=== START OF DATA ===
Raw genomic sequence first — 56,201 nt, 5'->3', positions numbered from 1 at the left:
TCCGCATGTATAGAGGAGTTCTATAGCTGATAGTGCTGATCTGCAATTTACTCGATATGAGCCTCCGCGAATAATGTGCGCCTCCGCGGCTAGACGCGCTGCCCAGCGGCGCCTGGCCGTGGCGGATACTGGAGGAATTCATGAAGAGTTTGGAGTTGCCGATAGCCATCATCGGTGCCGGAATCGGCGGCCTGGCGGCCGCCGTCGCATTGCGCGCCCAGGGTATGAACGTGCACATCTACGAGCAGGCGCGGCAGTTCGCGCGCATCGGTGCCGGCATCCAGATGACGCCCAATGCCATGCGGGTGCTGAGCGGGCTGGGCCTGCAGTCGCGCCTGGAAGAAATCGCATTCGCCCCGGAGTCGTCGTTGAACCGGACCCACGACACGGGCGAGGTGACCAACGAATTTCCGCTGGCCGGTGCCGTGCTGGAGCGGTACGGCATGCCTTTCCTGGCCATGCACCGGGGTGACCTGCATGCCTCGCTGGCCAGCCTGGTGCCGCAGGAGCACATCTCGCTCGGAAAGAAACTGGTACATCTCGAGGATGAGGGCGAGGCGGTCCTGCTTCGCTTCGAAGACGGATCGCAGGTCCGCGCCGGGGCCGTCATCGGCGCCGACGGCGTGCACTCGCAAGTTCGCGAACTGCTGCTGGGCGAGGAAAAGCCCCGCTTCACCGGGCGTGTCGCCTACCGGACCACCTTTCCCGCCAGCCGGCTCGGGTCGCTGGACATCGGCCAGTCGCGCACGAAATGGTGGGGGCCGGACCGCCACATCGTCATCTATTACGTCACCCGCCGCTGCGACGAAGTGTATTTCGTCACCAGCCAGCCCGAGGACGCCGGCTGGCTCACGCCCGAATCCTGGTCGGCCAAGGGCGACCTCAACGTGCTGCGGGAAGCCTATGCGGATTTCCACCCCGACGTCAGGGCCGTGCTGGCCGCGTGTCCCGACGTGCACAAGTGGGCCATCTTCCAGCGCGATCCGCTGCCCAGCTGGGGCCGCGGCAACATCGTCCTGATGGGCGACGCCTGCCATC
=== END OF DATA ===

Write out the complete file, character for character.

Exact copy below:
Raw genomic sequence first — 56,201 nt, 5'->3', positions numbered from 1 at the left:
TCCGCATGTATAGAGGAGTTCTATAGCTGATAGTGCTGATCTGCAATTTACTCGATATGAGCCTCCGCGAATAATGTGCGCCTCCGCGGCTAGACGCGCTGCCCAGCGGCGCCTGGCCGTGGCGGATACTGGAGGAATTCATGAAGAGTTTGGAGTTGCCGATAGCCATCATCGGTGCCGGAATCGGCGGCCTGGCGGCCGCCGTCGCATTGCGCGCCCAGGGTATGAACGTGCACATCTACGAGCAGGCGCGGCAGTTCGCGCGCATCGGTGCCGGCATCCAGATGACGCCCAATGCCATGCGGGTGCTGAGCGGGCTGGGCCTGCAGTCGCGCCTGGAAGAAATCGCATTCGCCCCGGAGTCGTCGTTGAACCGGACCCACGACACGGGCGAGGTGACCAACGAATTTCCGCTGGCCGGTGCCGTGCTGGAGCGGTACGGCATGCCTTTCCTGGCCATGCACCGGGGTGACCTGCATGCCTCGCTGGCCAGCCTGGTGCCGCAGGAGCACATCTCGCTCGGAAAGAAACTGGTACATCTCGAGGATGAGGGCGAGGCGGTCCTGCTTCGCTTCGAAGACGGATCGCAGGTCCGCGCCGGGGCCGTCATCGGCGCCGACGGCGTGCACTCGCAAGTTCGCGAACTGCTGCTGGGCGAGGAAAAGCCCCGCTTCACCGGGCGTGTCGCCTACCGGACCACCTTTCCCGCCAGCCGGCTCGGGTCGCTGGACATCGGCCAGTCGCGCACGAAATGGTGGGGGCCGGACCGCCACATCGTCATCTATTACGTCACCCGCCGCTGCGACGAAGTGTATTTCGTCACCAGCCAGCCCGAGGACGCCGGCTGGCTCACGCCCGAATCCTGGTCGGCCAAGGGCGACCTCAACGTGCTGCGGGAAGCCTATGCGGATTTCCACCCCGACGTCAGGGCCGTGCTGGCCGCGTGTCCCGACGTGCACAAGTGGGCCATCTTCCAGCGCGATCCGCTGCCCAGCTGGGGCCGCGGCAACATCGTCCTGATGGGCGACGCCTGCCATC